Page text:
Extract of a Letter from Mr. Marshall, Secretary of State,

to Mr. King. September 20, 1800. 2dly. The right to confiscate vessels bound to a blockaded port, has been unreasonably extended to cases not coming within the rule, as heretofore adopted.

On principle it might well be questioned, whether this rule can be applied to a place not completely invested by land as well as by sea. If we examine the reasoning on which is founded the right to intercept and confiscate supplies designed for a blockaded town, it will be difficult to resist the conviction, that its extension to towns invested by sea only is an unjustifiable encroachment on the rights of neutrals. But it is not of this departure from principle, departure which has received some sanction from practice, that we mean to complain. It is, that ports, not effectually blockaded by a force capable of completely investing them, have yet been declared in a state of blockade, and vessels attempting to enter therein have been seized, and on that account confiscated.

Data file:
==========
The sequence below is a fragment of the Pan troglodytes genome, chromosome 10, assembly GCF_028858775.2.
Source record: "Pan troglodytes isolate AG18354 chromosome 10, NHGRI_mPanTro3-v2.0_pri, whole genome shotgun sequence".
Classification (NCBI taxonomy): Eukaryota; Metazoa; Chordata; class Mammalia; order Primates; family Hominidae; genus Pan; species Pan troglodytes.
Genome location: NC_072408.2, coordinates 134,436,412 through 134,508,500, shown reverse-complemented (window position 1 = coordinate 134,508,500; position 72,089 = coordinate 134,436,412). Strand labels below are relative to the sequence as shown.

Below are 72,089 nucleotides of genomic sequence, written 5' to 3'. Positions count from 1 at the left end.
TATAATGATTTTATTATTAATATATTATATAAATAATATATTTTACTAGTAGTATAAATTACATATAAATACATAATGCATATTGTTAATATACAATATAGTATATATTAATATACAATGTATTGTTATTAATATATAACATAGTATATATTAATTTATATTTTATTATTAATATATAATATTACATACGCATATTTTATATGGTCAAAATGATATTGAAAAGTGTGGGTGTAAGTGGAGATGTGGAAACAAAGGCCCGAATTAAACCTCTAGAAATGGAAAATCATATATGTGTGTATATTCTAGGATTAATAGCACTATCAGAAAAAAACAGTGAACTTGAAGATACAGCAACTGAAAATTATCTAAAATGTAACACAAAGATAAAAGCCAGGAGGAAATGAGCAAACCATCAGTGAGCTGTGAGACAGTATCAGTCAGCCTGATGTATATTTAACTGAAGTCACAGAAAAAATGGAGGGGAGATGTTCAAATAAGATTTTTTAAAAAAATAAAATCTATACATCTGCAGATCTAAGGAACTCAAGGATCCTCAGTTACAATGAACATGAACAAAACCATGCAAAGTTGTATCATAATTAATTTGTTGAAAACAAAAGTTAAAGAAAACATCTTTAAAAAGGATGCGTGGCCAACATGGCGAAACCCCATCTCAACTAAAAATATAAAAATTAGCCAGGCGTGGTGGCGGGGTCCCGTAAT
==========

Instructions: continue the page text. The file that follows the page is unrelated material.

This is a vexation proceeding directly from the government, and which may be carried, if not resisted, to a very injurious extent. Our merchants have greatly complained of it with respect to Cadiz and the ports of Holland.

If the effectiveness of the blockade be dispensed with, then every port of all the belligerent powers may, at all times, be declared in that state, and the commerce of neutrals be thereby subjected to universal capture. But if this principle be strictly adhered to, the capacity to blockade will be limited by the naval force of the belligerent, and, of consequence, the mischief to neutral commerce cannot be very extensive. It is, therefore, of the last importance to neutrals, that this principle be maintained unimpaired.